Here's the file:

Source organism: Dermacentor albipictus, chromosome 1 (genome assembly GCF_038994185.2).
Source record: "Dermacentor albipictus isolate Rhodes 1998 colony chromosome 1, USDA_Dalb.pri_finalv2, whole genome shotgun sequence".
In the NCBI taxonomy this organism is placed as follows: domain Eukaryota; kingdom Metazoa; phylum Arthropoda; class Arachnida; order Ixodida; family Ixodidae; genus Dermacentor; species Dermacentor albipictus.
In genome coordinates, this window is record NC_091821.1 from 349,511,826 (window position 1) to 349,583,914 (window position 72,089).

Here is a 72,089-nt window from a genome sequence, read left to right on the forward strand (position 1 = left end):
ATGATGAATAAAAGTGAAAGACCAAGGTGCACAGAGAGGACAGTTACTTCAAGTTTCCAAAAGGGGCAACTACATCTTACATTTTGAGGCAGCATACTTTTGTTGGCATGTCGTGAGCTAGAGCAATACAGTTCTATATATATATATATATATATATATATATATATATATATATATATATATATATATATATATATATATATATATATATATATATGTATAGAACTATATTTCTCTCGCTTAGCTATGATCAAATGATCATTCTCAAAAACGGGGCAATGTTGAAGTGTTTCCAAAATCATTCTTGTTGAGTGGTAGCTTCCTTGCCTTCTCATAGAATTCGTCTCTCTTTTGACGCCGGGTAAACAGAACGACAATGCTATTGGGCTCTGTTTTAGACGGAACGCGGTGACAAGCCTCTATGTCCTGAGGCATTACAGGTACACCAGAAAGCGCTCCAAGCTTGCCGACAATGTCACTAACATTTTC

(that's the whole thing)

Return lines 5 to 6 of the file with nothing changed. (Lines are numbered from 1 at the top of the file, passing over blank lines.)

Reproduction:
Here is a 72,089-nt window from a genome sequence, read left to right on the forward strand (position 1 = left end):
ATGATGAATAAAAGTGAAAGACCAAGGTGCACAGAGAGGACAGTTACTTCAAGTTTCCAAAAGGGGCAACTACATCTTACATTTTGAGGCAGCATACTTTTGTTGGCATGTCGTGAGCTAGAGCAATACAGTTCTATATATATATATATATATATATATATATATATATATATATATATATATATATATATATATATATATATATATATATATATATGTATAGAACTATATTTCTCTCGCTTAGCTATGATCAAATGATCATTCTCAAAAACGGGGCAATGTTGAAGTGTTTCCAAAATCATTCTTGTTGAGTGGTAGCTTCCTTGCCTTCTCATAGAATTCGTCTCTCTTTTGACGCCGGGTAAACAGAACGACAATGCTATTGGGCTCTGTTTTAGACGGAACGCGGTGACAAGCCTCTATGTCCTGAGGCATTACAGGTACACCAGAAAGCGCTCCAAGCTTGCCGACAATGTCACTAACATTTTC